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Emergency Services, Hotlines, Aid Offices and Duty to Report

Duty to Report

Knowing when a child is at risk and in need of protection is important for all adults in Bermuda, but particularly for early year professionals, who share a level of responsibility for safeguarding or promoting a child's welfare.

We all share a responsibility to protect children from harm. This includes situations where children are abused or neglected in their own homes.
Bermuda's Child and Family Services provides protection for these children. The public, including professionals who work with children, should promptly report suspicions that a child is or may be in need of protection to a children’s aid society, like Child & Family Services. The phrase “child in need of protection” often refers to physical, sexual and emotional abuse, neglect, and risk of harm. These are such occurrences, to be reported. For more information, refer to the Abuse domain in this guide.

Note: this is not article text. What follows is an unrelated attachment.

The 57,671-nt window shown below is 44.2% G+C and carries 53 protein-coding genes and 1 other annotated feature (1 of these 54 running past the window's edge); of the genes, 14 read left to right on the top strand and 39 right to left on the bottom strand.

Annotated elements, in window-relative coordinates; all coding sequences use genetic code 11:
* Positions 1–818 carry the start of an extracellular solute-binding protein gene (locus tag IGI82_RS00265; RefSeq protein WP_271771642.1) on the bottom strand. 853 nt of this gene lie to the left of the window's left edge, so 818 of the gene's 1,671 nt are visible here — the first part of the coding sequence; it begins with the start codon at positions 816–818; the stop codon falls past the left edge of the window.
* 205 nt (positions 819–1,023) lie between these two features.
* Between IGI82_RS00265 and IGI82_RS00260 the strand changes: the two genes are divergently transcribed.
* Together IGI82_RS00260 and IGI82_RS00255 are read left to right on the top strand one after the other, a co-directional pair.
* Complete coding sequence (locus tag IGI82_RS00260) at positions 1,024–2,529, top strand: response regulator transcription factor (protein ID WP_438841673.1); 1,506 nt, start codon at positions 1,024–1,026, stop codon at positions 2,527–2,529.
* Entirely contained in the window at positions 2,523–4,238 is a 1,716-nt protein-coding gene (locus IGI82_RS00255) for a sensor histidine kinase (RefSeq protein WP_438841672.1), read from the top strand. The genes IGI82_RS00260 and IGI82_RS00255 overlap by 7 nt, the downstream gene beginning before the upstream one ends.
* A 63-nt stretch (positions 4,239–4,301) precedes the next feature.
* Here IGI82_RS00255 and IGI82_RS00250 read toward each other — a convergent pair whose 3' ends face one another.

Who is responsible for reporting a child in need of protection?
Anyone who has reasonable grounds to suspect that a child is or may be in need of protection should promptly report the suspicion and the information upon which it is based to a children’s aid society. 


What are “reasonable grounds” to suspect child abuse or neglect?
It is not necessary for you to be certain a child is or may be in need of protection to make a report to a children’s aid society. “Reasonable grounds” refers to the information that an average person, using normal and honest judgment, would need in order to decide to report.


What is a child?

For legal purposes, a child is usually regarded as a person under seventeen years of age.

How and when to report
Abuse or neglect should be reported as soon as you suspect it — 24 hours-a-day, seven days-a-week. A phone call to a children’s aid society could bring immediate help to a child at risk. It is not your responsibility to determine whether abuse or neglect has occurred. The Police and Child & Family Services is responsible for the investigation and the assessment of abuse and neglect of children and also the ultimate management of a case when a child is taken into care. Contact a children’s aid society immediately if you have concerns about a child!

Some more key facts about child protection and how to report a concern about the welfare of a child can be found at 

www.police.bm/content/what-child-abuse#1